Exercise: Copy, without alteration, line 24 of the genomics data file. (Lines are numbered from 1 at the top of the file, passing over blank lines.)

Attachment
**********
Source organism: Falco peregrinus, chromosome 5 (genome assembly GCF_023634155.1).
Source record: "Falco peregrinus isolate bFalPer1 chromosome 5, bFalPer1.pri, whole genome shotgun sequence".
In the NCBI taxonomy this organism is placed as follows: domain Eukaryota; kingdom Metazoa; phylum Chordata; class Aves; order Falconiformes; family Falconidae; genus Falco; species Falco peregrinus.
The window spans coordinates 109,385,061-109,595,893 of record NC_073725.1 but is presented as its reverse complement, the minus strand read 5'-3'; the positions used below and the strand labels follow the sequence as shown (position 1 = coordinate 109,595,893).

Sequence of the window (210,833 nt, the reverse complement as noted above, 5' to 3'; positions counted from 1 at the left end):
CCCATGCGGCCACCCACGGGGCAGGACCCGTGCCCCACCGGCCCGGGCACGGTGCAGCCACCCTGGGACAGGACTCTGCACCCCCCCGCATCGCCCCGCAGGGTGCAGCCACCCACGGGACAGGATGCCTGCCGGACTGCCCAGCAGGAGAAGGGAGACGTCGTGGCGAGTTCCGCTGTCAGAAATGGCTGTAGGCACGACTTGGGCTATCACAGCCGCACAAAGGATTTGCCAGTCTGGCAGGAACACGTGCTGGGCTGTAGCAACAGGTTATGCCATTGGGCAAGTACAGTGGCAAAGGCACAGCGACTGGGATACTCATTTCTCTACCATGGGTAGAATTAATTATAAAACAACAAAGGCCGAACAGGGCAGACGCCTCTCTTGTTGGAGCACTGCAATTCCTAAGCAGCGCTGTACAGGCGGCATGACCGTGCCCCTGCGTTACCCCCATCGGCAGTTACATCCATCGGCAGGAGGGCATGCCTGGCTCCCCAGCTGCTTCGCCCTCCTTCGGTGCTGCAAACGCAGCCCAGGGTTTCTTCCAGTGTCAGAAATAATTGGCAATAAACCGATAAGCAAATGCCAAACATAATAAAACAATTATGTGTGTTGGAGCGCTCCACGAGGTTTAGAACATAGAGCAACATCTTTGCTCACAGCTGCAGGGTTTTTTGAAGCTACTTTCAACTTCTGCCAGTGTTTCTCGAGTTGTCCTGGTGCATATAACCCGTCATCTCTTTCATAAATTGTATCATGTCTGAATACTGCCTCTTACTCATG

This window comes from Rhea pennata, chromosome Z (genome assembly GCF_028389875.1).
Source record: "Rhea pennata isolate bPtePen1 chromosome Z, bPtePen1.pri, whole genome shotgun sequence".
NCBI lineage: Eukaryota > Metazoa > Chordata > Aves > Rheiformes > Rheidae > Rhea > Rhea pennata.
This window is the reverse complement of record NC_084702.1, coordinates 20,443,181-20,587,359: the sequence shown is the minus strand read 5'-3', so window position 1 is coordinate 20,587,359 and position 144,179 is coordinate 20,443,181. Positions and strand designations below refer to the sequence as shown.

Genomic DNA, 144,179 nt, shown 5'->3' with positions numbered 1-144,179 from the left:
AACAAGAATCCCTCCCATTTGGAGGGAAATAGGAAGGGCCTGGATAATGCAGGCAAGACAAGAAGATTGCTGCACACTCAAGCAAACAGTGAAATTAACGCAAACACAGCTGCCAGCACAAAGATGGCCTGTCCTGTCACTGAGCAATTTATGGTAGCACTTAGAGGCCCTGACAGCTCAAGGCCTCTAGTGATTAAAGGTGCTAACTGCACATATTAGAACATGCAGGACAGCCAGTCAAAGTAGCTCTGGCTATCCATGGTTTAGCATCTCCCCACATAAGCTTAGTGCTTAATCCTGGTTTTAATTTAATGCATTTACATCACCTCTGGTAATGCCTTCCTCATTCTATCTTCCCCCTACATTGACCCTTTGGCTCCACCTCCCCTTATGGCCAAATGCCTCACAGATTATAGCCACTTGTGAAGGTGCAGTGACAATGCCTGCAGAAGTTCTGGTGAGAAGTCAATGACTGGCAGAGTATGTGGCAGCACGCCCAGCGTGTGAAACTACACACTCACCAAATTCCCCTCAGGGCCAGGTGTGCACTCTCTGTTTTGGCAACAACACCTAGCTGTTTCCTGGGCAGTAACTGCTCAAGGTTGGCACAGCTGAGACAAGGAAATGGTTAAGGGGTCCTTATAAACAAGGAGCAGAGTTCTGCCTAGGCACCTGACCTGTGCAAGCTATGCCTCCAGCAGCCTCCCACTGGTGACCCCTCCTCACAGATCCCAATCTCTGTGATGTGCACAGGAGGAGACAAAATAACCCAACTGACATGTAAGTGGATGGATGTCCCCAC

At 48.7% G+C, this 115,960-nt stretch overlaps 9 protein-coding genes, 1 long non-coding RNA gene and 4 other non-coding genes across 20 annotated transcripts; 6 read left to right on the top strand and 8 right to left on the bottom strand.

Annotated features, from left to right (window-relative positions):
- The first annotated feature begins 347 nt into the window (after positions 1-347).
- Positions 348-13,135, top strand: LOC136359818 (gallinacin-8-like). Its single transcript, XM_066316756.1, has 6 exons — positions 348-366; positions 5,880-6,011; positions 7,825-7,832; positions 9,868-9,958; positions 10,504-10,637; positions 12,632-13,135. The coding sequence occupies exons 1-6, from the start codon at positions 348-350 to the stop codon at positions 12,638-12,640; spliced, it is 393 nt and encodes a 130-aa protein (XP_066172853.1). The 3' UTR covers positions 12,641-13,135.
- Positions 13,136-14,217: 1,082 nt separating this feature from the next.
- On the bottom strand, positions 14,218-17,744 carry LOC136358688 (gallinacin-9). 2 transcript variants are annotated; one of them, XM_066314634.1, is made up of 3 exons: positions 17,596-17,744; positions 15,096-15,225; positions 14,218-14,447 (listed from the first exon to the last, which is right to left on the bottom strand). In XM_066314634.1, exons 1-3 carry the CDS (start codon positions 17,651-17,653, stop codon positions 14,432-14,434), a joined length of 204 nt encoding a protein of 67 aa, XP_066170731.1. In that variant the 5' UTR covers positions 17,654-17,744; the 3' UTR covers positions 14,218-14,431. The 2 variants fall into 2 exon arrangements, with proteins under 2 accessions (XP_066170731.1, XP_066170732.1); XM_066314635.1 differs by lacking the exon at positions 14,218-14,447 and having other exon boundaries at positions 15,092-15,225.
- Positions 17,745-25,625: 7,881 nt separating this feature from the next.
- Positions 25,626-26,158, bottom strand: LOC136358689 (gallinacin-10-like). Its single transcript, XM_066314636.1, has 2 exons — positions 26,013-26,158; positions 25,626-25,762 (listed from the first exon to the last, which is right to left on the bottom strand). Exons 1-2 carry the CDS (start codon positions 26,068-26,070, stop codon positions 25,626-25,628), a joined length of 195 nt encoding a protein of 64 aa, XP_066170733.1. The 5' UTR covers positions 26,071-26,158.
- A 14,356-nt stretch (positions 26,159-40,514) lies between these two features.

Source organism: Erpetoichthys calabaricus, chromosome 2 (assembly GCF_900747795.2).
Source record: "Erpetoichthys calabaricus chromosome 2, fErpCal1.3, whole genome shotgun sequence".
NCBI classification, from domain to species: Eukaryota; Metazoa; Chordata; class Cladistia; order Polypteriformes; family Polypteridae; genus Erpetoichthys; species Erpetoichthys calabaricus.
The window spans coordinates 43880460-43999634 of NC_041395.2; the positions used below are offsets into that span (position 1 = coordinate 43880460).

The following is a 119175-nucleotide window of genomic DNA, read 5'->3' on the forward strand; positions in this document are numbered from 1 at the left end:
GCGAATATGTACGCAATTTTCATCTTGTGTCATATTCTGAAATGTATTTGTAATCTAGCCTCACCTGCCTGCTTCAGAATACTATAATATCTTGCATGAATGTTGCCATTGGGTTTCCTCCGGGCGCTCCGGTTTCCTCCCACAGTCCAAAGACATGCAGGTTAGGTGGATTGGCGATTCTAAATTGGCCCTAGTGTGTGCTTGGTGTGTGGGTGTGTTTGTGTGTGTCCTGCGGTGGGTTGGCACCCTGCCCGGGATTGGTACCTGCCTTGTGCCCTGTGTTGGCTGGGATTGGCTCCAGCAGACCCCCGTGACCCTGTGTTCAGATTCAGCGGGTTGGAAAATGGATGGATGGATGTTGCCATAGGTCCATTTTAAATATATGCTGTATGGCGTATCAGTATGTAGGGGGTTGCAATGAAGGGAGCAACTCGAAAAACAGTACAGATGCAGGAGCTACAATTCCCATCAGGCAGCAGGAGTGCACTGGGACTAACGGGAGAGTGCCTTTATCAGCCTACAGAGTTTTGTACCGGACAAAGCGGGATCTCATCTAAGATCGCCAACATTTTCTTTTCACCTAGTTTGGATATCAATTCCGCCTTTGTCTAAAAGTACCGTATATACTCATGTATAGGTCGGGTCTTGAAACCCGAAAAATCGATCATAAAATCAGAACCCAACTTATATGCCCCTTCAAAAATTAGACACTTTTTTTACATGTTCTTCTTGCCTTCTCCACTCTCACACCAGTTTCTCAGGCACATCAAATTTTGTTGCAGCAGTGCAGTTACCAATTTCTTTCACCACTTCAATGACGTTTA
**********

NCBI classification, from domain to species: Eukaryota; Metazoa; Chordata; class Cladistia; order Polypteriformes; family Polypteridae; genus Erpetoichthys; species Erpetoichthys calabaricus.